from time to time days come up where you get to be someone's hero. I personally relish the days where my talents can enrich and help someone else in this way. Yes what we do here helps Bible translation. But occasionally it also saves someone's day.

My wife and I have a little joke, when I get home from work she says "did you save the day again today?"

In the past 24 hours I have been a hero twice, and it isn't a pride thing that makes me feel good. It's the fact that I can serve and help someone else that makes me feel good. To be of use, to be helpful, to be able to fill a drastic need.

Yesterday the principle of the primary school was having a REALLY bad day. I won't go into it, but it was simply everything going wrong. I was in a unique position to help. One of the things that went wrong was her laptop stopped booting. It took me about an hour of running chkdsk /r on her laptop and it was up and running.

She also had several computers from the PC lab have multiple problems. School starts in 3 days. And her computer lab is in a shambles. So our team of crack computer experts swarmed on the situation and have been working to repair it.

We saw the look in her eyes that day, man was she spent. So Kendal and I invited her over for left overs. While we were eating dinner, 2 friends stopped by, so we said "grab a plate". Suddenly our nothing planned evening became a left-over buffet and a great meal with friends.

I get a call from one of the top managers here, that their laptop was stolen in the capital city. So I had to scramble to check data backups and inventory information to help the police recover.

Today I came into work and the corporate email database (exchange 2007) was down.
So I've been repairing that so that people can get back to work.

It's been 24 hours of heroic activity. Perhaps it's my years of doing this now, but I recognize that God has put me here and given me these talents to use them to bless others and I really feel good when I can be useful that way.

So, it does feel like being a hero, but it feels more like being put in the right place at the right time by God, with the right skills He positioned me to learn.

There is something so very satisfying about that, so very peaceful about knowing without doubt that you are where you are meant to be.



This picture is of the delivery of the Iyo New Testament.
The village is the area of some of our friends who will be dedicating soon (although we will not be able to attend as we are attending ANOTHER dedication).

The Cessna 216 you see here was able to carry all of these Bibles in 1 trip with 2 pilots.

One of the many ways I supported this particular delivery is by maintaining the systems that allow the pilots to move about.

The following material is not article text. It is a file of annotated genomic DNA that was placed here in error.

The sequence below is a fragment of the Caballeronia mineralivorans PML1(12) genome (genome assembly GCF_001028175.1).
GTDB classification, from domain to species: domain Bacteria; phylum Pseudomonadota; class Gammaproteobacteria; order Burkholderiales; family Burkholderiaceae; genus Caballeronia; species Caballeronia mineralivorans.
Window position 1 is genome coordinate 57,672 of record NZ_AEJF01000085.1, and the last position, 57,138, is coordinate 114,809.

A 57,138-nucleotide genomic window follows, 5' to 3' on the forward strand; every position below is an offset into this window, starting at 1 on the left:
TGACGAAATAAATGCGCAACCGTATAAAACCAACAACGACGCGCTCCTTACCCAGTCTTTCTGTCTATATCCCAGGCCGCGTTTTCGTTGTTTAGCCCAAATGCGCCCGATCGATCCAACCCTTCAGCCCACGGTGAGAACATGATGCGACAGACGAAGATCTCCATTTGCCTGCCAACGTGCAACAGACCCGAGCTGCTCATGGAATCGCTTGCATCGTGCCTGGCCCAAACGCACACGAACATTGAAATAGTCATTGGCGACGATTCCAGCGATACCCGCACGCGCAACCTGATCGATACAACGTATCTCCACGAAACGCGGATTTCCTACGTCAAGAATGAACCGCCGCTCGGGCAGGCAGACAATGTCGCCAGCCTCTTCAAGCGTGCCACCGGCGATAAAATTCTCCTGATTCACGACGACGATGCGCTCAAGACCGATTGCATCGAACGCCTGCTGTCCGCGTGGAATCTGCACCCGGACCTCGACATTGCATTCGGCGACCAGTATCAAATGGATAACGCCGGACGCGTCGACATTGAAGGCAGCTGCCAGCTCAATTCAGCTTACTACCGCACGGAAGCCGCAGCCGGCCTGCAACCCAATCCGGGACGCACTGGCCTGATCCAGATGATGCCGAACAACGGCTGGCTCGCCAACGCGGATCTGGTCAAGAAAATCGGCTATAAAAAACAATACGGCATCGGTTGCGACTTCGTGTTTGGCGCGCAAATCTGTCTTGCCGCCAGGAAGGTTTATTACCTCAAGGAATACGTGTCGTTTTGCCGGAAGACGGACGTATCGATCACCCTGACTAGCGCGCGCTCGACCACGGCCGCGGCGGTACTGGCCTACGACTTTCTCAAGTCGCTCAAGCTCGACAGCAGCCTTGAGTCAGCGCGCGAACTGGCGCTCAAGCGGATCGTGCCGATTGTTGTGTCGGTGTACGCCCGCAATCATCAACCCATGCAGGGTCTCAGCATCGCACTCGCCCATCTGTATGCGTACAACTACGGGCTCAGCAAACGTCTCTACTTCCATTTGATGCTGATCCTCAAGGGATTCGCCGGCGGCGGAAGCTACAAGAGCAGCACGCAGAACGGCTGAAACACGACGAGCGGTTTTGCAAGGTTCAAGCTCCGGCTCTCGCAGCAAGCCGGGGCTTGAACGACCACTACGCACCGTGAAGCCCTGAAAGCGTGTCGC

Aviation has so many technical requirements, tracking, communication, booking, shipping. All of which take computers, radios, gps systems, and complicated software to maintain.

I lend technical assistance to Aviation by helping the guys there who maintain their software. Kendal teaches the kids of the pilots and the translators.

In fact Kendal had the son of these translators in her class.

I love these types of pictures, seeing a box of Bibles in a village represents a huge team effort. You are part of that team by allowing us to be here.


Booking flights

Because so many people are going, we can't use our aviation department (they are booked)
we have been planning for months but could not get substitutes to cover for Kendal so we're a little left out in the cold.

IT's okay. Booking commercially is cheaper. But definitely more difficult.

There are times when you are hit in the face with the fact that you live in a third world country.

For example. I booked the flights for all four of us to go, on 2 legs via a web page.
The web page was poorly designed but saves us the 3 hour trip into town.

When it's all said and done... this is the result.
-The kids aren't booked on the flights we are.
-I call to get them on the flights
-They can book the kids on 1/2 of the flights.

I try to explain to them that my kids can't meet us half way. IT takes some effort to explain they are 8 and 9 and unable to fly across the country unsupervised.

Finally I get them to commit to letting my kids on, but I have to pay some sort of extra fee.

As my temper started to increase, as often it does when booking travel, I remember the go team when we came here years ago... and I remember Victoria M. saying...
"Most countries do not react well if you begin to get upset when dealing with them. Remain calm."

In America you ask for a supervisor, express your frustration politely, and expect results. Here, if you do that, you get no results.

So I remained calm, on the phone and very very thankful for that education I received years ago.

IF you can pray that we all get to the dedication and back... relatively together, I sure would appreciate that.

The enemy doesn't want us to go on this trip.

We've seen countless obstacles.

Even today AS I pressed "book" (the most crucial part of the 1 hour online process) the flights, the power went out, and then when it came back on, the wind blew so hard it knocked a curtain over my monitor...